Xerox enables reuse according to the following principles:
- Reuse of Complete End Item - This approach requires the least reprocessing, transportation and energy usage.
- Remanufacturing or Conversion into a Newer-Generation Product or Part - Product families are designed with a high level of commonality to enable maximum reuse. This allows us to remanufacture to “as new” performance specifications while reusing 70 to 90 percent of the machine components by weight without degradation of quality or performance.
- Used Equipment - Equipment returns are evaluated for potential reuse. Based on the condition and market demands, equipment may be put through an extended maintenance/verification process to return it to a high standard and then be redeployed. Approximately 50 percent of machines returned in the U.S. are given new life by being sold as used or sent for remanufacturing of some sort.
- Reuse of Major Modules, Subcomponents and Parts for Spares or Manufacturing - Many of our machines that have outlived their useful life are stripped of usable parts and components prior to the scrap/reclaim process. Used spare parts returned from the field are also included in this reuse stream. Xerox has continually been increasing the number of components that are reused in upstream and downstream processes after the original machine has been designated for recycling.
- Material Recycling - After the processes noted above have been followed, any remaining portion of a machine is stripped of any recyclable material (e.g., plastics, copper wire) and material requiring special disposal services, such as printed wire boards, batteries and lamps. The remainder of the machine is then sent to an industrial reclaim facility.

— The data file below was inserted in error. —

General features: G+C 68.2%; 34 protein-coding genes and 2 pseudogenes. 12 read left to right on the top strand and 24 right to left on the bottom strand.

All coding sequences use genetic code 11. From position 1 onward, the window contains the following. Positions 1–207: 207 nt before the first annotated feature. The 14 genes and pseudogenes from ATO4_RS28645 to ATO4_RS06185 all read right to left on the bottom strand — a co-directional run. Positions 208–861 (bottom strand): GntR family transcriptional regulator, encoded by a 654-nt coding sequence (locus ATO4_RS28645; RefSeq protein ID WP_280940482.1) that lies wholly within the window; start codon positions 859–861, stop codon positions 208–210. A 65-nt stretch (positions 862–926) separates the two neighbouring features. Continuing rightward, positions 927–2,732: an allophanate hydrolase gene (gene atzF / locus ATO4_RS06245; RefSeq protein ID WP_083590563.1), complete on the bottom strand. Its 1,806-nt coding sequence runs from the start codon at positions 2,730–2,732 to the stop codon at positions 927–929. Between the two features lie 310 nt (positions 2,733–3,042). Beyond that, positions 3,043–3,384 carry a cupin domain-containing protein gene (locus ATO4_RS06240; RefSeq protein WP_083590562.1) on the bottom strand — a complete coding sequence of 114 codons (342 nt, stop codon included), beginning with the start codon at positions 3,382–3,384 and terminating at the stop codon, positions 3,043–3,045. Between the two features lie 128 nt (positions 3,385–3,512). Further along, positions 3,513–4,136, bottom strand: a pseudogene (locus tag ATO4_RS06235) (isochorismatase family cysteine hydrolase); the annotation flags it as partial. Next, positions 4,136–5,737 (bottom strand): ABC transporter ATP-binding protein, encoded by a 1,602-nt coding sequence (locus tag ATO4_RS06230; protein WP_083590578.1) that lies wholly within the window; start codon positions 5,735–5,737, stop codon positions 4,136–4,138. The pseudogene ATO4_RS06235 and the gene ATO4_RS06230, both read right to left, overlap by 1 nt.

- Post-Consumer Recycled Plastic Content - All Xerox products contain between zero percent to five percent post-consumer recycled plastic content.
Changes in volumes of waste diverted from landﬁlls are due in part to increases in product and part reuse opportunities, modiﬁcations in product mix, a move to lighter-weight machines as well as growth of regulatory-driven local recycling schemes. For example, the transition to digital equipment and lighter-weight parts has reduced the weight of both office and production equipment by as much as 50 percent over the last 10 years. The decline also includes a decrease in the number of office machines returned for remanufacturing in Europe due to participation in European Union member state Waste Electrical and Electronic Equipment (WEEE) programs. In geographies where Xerox exercises direct control over the end-of-life management of equipment, return rates are high. For example, approximately 57 percent of all U.S. equipment installs are ultimately returned to Xerox for end-of-life disposition, a figure that rises to 100 percent for leased equipment.
In 2017, 9,200 metric tons of equipment and parts related waste were diverted from landfills to recycling at our U.S. Reverse Logistics Center. Globally, that volume rises to 9,400 metric tons.
Total Waste Diverted from Landfills from Returned Equipment and Parts
While Xerox has long been committed to responsible end-of-life management of equipment, the proliferation of e-waste regulations has created a need for multiple programs in different countries and even states. We carefully manage suppliers that provide recycling and waste disposal services to ensure our customers’ returned equipment is protected from data breaches and improper disposal. Xerox does not allow its vendors to send electronic scrap to developing nations for processing. In addition, we strive to work with only those electronic waste recyclers that have implemented voluntary programs certified by accredited organizations including Sustainable Electronics Recycling International’s (SERI) Responsible Recyclers (R2) or the Basal Action Network’s e-Stewards standards.